Internal Resistance and performance of Microbial Fuel Cells: Influence of Cell Configuration and Temperature

Internal Resistance and performance of Microbial Fuel Cells: Influence of Cell Configuration and Temperature

A. L. Vazquez-Larios O. Solorza-Feria G. Vazquez-Huerta E. Rios-Leal N. Rinderknecht-Seijas H. M. Poggi-Varaldo 

Environmental Biotechnology and Renewable Energies R&D Group, Dept. Biotechnology & Bioengineering, Centro de Investigación y de Estudios Avanzados del I.P.N., P.O. Box 14-740, México D.F. 07000, México

Dept. of Chemistry, Centro de Investigación y de Estudios Avanzados del I.P.N. Mexico D.F., México

ESIQIE del IPN, División de Ciencias Básicas, México D.F., México

Corresponding Author Email:
November 30, 2010
February 15, 2011
April 04, 2011
| Citation

The objectives of this work were (i) to determine the effect of electrode spacing and architecture of microbial fuel cells (MFCs) on their internal resistance (Rint) using two methods (polarization curve, PolC, and impedance spectroscopy, IS); and (ii) to evaluate the effect of operation temperature (35 and 23°C) of MFCs on their internal resistance and performance during batch operation. Two types of MFCs were built: MFC-A was a new design with extended electrode surface (larger ξ, specific surface or surface area of electrode to cell volume) and the assemblage or “sandwich” arrangement of the anode-PEM-cathode (AMC arrangement), and a standard single chamber MFC-B with separated electrodes. In a first experiment Rint of MFC-A was consistently lower than that of MFC-B at 23oC, irrespective of the method, indicating the advantage of the design A. Rint determined by the two methods agreed very well. The method based on IS provided more detailed data regarding resistance structure of the cells in only 10% of the time used by the PolC. Rint of MFC-A determined by PolC at 35oC resulted 65% lower than that of MFC-A. The effect of temperature on Rint was distinct, depending upon the type of cell; decrease of temperature was associated to an increase of Rintin cell A and an unexpected decrease in cell B. In a second experiment, the effect of temperature and cell configuration on cell batch performance was examined. Results showed that performance of MFC-A was significantly superior to that of MFC-B. Maximum volumetric power PV and anode density power PAn of the MFC-A were higher than those of the MFC-B (4.5 and 2.2 fold, respectively). The improvement in PV was ascribed to the combined effects of increased ξ and decrease of Rint. In spite of opposing trends in cells’ Rint, performance of both cells in terms of PVave improved at ambient temperature; furthermore, MFC-A outcompeted the standard cell B at both temperatures tested. The use of the new cell A would translate into a significant advantage since the power associated to heating the cells at 35°C could be saved by operation at ambient temperature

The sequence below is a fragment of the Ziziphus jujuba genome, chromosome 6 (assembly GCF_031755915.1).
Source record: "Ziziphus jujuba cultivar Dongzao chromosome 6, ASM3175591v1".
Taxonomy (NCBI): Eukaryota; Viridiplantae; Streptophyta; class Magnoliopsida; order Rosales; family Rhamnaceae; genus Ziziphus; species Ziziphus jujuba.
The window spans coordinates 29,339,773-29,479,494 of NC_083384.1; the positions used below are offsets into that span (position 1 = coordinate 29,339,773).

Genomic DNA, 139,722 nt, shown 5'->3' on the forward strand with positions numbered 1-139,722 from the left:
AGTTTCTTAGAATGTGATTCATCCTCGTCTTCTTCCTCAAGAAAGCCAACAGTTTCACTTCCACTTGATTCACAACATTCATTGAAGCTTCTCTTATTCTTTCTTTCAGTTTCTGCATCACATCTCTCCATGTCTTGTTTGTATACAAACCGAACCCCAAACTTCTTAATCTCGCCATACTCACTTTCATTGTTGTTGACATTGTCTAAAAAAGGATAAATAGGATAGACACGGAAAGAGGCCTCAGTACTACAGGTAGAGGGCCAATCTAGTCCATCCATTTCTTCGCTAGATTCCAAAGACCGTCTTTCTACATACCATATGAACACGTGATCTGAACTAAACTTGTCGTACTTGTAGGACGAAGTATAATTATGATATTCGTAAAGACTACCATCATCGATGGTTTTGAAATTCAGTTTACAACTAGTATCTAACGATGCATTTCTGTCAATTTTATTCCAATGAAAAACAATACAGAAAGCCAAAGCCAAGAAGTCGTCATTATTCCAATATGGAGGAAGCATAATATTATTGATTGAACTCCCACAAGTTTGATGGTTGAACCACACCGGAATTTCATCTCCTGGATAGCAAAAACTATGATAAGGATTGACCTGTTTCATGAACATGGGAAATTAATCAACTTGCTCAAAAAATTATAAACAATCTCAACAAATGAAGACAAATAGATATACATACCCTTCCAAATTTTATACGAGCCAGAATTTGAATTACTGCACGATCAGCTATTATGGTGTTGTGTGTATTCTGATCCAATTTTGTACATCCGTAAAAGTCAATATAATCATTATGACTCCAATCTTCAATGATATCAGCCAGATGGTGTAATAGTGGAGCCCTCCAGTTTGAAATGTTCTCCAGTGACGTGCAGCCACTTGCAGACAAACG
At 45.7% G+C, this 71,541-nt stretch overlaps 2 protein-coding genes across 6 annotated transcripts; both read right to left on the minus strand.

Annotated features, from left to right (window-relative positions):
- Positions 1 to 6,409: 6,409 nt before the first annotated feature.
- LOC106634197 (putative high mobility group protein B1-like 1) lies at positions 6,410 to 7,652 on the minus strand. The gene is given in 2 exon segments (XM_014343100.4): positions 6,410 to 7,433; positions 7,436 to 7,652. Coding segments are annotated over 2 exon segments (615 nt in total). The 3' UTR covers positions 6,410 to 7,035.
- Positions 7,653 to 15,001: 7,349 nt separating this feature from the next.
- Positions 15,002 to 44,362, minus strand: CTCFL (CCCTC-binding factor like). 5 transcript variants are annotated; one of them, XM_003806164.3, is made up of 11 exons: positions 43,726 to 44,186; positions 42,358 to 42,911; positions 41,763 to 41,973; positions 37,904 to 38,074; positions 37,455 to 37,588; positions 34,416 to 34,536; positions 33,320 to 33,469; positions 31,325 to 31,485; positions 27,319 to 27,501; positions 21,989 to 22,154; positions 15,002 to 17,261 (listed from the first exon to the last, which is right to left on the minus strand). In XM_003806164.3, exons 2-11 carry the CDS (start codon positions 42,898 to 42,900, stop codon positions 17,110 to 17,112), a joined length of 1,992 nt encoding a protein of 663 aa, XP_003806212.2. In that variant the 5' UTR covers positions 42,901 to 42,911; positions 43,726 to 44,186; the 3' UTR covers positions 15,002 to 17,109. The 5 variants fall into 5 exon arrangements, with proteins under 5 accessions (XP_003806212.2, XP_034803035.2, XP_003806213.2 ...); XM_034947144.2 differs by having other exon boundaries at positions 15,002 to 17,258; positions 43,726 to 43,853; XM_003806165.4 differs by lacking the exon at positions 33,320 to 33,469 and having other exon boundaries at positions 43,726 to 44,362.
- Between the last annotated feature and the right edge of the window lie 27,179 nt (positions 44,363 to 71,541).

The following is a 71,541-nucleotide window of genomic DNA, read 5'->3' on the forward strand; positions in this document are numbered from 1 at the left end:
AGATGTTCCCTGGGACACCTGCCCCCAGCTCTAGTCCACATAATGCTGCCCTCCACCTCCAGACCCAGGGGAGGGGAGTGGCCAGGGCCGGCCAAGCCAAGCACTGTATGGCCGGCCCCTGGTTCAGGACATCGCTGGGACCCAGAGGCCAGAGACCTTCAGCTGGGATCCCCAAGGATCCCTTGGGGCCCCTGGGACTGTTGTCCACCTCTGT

internal resistance; impedance spectroscopy; microbial fuel cell; polarization curve; temperature 

1. Introduction
2. Materials and Methods
3. Results and Discussion
4. Conclusions
5. Acknowledgements

ICYTDF and CINVESTAV-IPN (Mexico) partial financial support to this research is gratefully acknowledged. ALV-L received a graduate scholarship from CONACYT, Mexico. The authors wish to thank the Editor, Associate Editor, and Referees, for their proactive comments that allowed for significant improvement of the manuscript. The excellent help with chromatographic analysis of Mr. Cirino Rojas of Central Analítica, Dept. Biotechnology and Bioengineering, CINVESTAV del IPN, the technical assistance of Mr. Rafael Hernández-Vera from the Environmental Biotechnology and Renewable Energy R&D Group and personnel from the Fuel Cell and Hydrogen Group of CINVESTAV is much appreciated.


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